Commentary

Gardner strives to prove critics wrong

Updated: October 9, 2009, 12:25 PM ET
By Jeff Arnold | Special to ESPN.com

INKSTER, Mich. -- Putting a football in Devin Gardner's hands is like handing a master artist a paint brush and an empty canvas.

Within seconds, an array of possibilities present themselves as creativity begins to give way to a breathtaking masterpiece. Technique becomes one with natural ability.

[+] EnlargeDevin Gardner
Tom Hauck for ESPN.comDevin Gardner is the No. 5 quarterback in the ESPNU 150.

That's precisely why Devin Gardner always wanted to play quarterback: He wants to be the one holding the brush, controlling each stroke in order to form perfection out of nothing.

Within the confines of Gardner's football gallery, there is no room for flaws. While others may rest in a successful body of work -- which in Gardner's case includes an appearance at the prestigious EA Sports Elite 11 quarterback camp and a scholarship at Michigan -- Gardner continues to add dimensions to his canvas.

"A lot of people get complacent," said Gardner, the nation's No. 5-ranked quarterback in the ESPNU 150.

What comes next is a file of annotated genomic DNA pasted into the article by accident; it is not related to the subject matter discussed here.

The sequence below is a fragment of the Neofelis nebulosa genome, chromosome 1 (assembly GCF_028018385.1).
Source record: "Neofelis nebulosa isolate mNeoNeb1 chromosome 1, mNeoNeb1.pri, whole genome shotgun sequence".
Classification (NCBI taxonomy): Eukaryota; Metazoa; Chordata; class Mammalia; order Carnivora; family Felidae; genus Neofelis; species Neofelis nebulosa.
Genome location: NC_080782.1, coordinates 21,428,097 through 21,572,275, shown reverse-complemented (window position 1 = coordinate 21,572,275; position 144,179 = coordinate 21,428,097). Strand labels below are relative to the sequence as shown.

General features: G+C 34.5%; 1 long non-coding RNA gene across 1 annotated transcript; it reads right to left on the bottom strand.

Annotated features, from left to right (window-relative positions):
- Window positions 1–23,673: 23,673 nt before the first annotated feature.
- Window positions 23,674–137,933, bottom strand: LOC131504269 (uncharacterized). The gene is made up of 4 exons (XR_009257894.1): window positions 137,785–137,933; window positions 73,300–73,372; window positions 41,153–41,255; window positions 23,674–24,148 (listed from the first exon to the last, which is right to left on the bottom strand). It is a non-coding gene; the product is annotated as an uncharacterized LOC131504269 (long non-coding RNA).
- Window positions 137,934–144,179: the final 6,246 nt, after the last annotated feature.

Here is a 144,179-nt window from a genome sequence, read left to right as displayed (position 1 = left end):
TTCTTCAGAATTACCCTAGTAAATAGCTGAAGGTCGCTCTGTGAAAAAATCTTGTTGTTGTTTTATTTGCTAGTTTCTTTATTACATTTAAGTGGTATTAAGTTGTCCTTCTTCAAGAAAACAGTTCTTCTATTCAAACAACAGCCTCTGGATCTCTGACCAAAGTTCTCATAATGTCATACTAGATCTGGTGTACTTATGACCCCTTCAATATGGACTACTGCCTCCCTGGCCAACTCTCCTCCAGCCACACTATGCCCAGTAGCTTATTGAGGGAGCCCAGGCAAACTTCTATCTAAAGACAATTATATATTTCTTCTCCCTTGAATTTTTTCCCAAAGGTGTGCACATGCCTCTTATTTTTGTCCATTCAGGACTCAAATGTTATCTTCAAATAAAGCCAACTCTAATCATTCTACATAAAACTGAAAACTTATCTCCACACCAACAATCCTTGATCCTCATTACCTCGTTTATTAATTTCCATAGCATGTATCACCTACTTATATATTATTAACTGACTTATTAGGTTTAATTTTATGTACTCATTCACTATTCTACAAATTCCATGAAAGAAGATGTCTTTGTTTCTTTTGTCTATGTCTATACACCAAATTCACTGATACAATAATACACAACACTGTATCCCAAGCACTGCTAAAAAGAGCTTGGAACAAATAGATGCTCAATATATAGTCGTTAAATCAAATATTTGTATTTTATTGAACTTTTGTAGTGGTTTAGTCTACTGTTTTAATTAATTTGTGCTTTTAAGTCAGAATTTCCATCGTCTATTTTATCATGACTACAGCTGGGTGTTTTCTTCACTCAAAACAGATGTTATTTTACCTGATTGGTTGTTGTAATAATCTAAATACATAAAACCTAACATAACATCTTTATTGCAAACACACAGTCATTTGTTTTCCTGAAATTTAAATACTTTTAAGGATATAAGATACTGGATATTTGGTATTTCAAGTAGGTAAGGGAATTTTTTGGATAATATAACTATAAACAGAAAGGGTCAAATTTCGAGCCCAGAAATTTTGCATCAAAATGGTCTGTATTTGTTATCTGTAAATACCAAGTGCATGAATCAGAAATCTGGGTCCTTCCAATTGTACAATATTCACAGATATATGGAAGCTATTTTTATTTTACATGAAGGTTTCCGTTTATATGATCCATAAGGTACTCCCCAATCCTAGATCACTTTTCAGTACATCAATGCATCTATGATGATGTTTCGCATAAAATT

Not Gardner.

Not when he's still got another shot at the state championship that Inkster just missed out on last season, and certainly not when there are those who still doubt Gardner's abilities. The naysayers claim Gardner can't throw, despite the nearly 1,900 passing yards and 26 touchdowns he amassed last season in his first year of running Inkster's wide-open spread offense. The doubters aren't convinced of Gardner's ability to move, given his 6-foot-4, 195-pound frame.

Gardner's evidence that suggests otherwise? The 1,400 yards and 22 rushing touchdowns he recorded as a junior. People question his leadership abilities despite a work ethic that Inkster coach Greg Carter ranks among the best he's ever seen over his legendary coaching career.

Yet for all his accomplishments, Gardner still strives to prove his critics wrong -- not so much with a verbal defense, but rather with his game-changing abilities.

"With me, you better prepare for everything you think could happen because anything can happen when I've got the ball in my hands," Gardner said. "I've got the ball in my hands every play, and it's my show."

But Gardner's appreciation for his art hasn't always been as honed as it is now. He arrived at Inkster last fall after missing more than half his sophomore year at University of Detroit Jesuit High School because of disciplinary issues. Gardner sat for five games before returning for the final four games of the year.

By the end, the Cubs hadn't won a game, and Gardner, who hadn't worked as hard as he should have during his suspension, was left to swallow some difficult life lessons. It proved to be the turning point of his career.

"I had never sat out before, and that hurt a lot," Gardner said. "It was a bad feeling, and I did a lot of growing up. I just knew I had to get better."

That's when Carter entered the equation. Carter, who led Detroit's St. Martin de Porres to three state championships before coming to Inkster, immediately saw Gardner's potential.